Masters speak this way because they have, in their own practice, wanted to pull out every single weed, wanted to eradicate every obstruction, wanted to leap free of it all to escape the world. They’ve encountered the sickness present in that frame of mind, and they’ve demanded something more of themselves. In other words, they did not stop. They were not satisfied with some measure of comfort. They sought an ultimate medicine to heal all illness, including the illness of a dharma view; of spiritual purity, of holiness.
So perseverance is essential because the world of attachments can seem endless, and the world of no attachments is still not safe. The light still doesn’t penetrate freely. The Faith Mind poem says, “When the mind exists undisturbed in the Way”—in the midst of that field of wild weeds—“then nothing can offend you. And when a thing can no longer offend, it ceases to exist in the old way.” Zhaozhou might say that instead of being used by the many wild weeds, the bodhisattva can use them to help others.
And so, With a bolt of silk, an old fisherman takes it to market. We persevere in our practice to fully embody true equanimity. Wansong says, “Yunmen’s meaning is entering the market place extending his hands, not avoiding the wind and waves.” It could be said that with his own sickness cured, he now feels deep pain over the sickness of others. This is the heart of Vimalakirti. As we encounter our own illnesses we learn about illness and medicine, which brings forth the great heart of compassion.
We might think that when we heal ourselves, that then we’ll no longer be touched by the pain of others. We’ll no longer feel the great illness of human existence, of the earth. Far from it. In one sense, the pain magnifies. When you lose your skin, there’s just bare nerve endings. But because there’s no illusion about holding on or letting go, it’s not a burden. It’s one of the essential skills of the bodhisattva path, of living a compassionate life—meeting reality on the ground of reality, and thus, not taking it on as a burden. “Let it be,” Wansong says. “How can it hinder you?”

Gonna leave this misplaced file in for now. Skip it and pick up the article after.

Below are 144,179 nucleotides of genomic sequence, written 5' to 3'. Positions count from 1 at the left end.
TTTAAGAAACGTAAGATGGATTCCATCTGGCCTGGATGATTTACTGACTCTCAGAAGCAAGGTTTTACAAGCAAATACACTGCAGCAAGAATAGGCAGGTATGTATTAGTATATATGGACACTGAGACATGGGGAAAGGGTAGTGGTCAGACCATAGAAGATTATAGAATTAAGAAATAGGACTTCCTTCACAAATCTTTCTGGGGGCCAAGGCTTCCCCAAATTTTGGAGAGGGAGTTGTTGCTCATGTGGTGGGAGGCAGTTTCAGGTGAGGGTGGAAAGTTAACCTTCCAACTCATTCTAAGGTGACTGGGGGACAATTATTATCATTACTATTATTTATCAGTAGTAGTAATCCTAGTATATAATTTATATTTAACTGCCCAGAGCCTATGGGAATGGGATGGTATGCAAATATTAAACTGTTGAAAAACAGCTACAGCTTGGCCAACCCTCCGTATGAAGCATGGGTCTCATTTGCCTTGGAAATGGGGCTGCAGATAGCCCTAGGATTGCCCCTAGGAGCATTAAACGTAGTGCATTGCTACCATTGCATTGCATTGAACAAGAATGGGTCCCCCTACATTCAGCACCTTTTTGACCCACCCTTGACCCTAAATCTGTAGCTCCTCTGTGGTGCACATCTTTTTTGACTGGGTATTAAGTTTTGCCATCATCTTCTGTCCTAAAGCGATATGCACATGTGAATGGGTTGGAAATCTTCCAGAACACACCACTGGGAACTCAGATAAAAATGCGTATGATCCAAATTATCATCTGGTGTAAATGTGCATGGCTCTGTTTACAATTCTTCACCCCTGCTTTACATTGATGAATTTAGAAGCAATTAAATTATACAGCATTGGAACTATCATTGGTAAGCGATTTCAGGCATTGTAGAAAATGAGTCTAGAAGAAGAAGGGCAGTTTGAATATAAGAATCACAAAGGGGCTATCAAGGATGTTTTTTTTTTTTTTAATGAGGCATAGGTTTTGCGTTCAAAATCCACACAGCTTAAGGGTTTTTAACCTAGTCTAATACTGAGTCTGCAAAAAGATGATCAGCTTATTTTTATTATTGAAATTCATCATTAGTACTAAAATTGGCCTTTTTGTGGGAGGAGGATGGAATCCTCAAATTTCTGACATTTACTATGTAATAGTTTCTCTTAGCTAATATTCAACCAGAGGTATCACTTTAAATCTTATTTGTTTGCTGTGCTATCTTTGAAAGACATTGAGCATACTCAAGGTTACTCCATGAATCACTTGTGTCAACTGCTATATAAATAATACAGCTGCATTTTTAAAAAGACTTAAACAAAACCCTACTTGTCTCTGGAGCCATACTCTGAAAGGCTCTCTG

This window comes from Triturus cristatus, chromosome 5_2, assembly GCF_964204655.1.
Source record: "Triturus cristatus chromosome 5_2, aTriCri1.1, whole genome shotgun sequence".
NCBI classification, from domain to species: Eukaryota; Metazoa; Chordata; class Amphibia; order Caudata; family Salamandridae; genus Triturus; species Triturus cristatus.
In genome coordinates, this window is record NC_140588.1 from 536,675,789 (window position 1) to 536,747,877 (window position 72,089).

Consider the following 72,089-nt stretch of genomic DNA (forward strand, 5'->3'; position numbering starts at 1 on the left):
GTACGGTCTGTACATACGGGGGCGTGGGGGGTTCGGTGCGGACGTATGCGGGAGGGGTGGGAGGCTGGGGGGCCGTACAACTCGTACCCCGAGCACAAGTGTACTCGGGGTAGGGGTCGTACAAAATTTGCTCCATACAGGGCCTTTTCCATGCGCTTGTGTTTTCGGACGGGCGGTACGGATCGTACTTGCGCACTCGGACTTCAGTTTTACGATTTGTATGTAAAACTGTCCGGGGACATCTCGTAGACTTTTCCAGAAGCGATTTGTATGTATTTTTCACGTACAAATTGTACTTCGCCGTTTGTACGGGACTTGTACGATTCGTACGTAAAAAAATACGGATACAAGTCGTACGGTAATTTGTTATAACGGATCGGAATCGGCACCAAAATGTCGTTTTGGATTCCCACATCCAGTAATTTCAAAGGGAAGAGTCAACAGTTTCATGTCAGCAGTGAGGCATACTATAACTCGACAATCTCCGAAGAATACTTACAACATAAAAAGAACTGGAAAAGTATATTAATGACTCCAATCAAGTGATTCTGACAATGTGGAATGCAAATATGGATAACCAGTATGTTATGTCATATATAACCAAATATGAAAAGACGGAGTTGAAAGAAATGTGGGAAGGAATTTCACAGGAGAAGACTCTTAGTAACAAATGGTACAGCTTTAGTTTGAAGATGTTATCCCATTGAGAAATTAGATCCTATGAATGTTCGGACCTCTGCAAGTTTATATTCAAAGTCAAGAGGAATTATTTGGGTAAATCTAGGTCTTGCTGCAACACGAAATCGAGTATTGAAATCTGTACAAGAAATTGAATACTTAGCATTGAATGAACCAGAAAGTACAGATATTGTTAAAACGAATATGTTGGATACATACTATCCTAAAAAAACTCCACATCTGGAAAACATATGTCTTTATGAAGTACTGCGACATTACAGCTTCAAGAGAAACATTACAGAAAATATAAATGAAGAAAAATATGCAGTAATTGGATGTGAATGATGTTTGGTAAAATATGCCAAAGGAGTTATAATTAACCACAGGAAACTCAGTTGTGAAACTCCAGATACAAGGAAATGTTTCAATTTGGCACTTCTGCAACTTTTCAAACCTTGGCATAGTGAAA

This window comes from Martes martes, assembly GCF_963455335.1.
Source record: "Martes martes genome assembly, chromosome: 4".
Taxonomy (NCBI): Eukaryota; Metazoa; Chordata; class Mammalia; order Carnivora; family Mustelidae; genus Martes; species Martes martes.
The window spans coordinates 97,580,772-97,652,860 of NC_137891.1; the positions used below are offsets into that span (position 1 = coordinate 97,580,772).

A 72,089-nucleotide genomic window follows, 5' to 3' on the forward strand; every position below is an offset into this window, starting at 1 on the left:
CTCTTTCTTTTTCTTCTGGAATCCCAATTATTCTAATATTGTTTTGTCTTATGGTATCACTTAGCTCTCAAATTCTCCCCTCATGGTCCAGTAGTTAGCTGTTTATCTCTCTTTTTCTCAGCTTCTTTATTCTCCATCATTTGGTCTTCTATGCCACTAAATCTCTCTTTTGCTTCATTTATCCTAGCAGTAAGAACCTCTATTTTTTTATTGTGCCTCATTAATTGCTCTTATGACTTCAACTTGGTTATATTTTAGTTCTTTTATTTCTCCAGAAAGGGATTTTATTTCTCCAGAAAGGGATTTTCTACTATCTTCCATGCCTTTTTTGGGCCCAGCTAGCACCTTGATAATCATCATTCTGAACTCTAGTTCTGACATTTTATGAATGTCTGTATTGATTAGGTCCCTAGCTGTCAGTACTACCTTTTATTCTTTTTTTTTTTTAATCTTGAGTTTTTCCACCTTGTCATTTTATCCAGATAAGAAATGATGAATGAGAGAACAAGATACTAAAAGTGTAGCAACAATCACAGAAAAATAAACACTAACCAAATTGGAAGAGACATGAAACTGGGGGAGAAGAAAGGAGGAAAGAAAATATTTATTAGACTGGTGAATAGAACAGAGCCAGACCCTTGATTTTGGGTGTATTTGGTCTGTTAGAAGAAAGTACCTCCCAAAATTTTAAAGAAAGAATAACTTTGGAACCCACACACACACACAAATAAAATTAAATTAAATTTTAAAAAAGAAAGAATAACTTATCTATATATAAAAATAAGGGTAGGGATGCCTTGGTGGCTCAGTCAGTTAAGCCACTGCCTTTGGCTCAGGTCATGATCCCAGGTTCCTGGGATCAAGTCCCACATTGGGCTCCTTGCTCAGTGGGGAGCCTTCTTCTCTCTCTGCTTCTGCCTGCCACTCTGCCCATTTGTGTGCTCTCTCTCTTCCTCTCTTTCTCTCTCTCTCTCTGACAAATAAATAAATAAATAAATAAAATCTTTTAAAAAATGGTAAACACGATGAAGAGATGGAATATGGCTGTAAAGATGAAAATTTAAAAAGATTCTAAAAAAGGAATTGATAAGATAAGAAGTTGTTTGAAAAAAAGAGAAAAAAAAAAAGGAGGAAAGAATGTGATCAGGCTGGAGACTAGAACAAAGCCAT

Floating on the wind, a single leaf travels on the waves. No obstruction, no complication. And yet this state— while simple and uncontrived—is very smart. Do you understand? Don’t leave out a single thing—your intelligence, life experience, wrong turns, and triumphs. Use all that you have to serve all that you meet. Thus, Kannon Bodhisattva’s one thousand hands hold one thousand implements. The footnote says, “Finding the wonder along with the flow.” Wansong is speaking to you and me. He’s saying there is wonder. When we live in deep trust, that very trust is equal to the virtues of the enlightened mind
Geoffrey Shugen Arnold, Sensei is abbot and resident teacher of the Zen Center of New York City: Fire Lotus Temple, and Head of the Order for the Mountains and Rivers Order.
The Book of Serenity or Shoyoroku (12th century) is a collection of one hundred koans compiled and commented on by Master Wansong with poems by Master Hongzhi.
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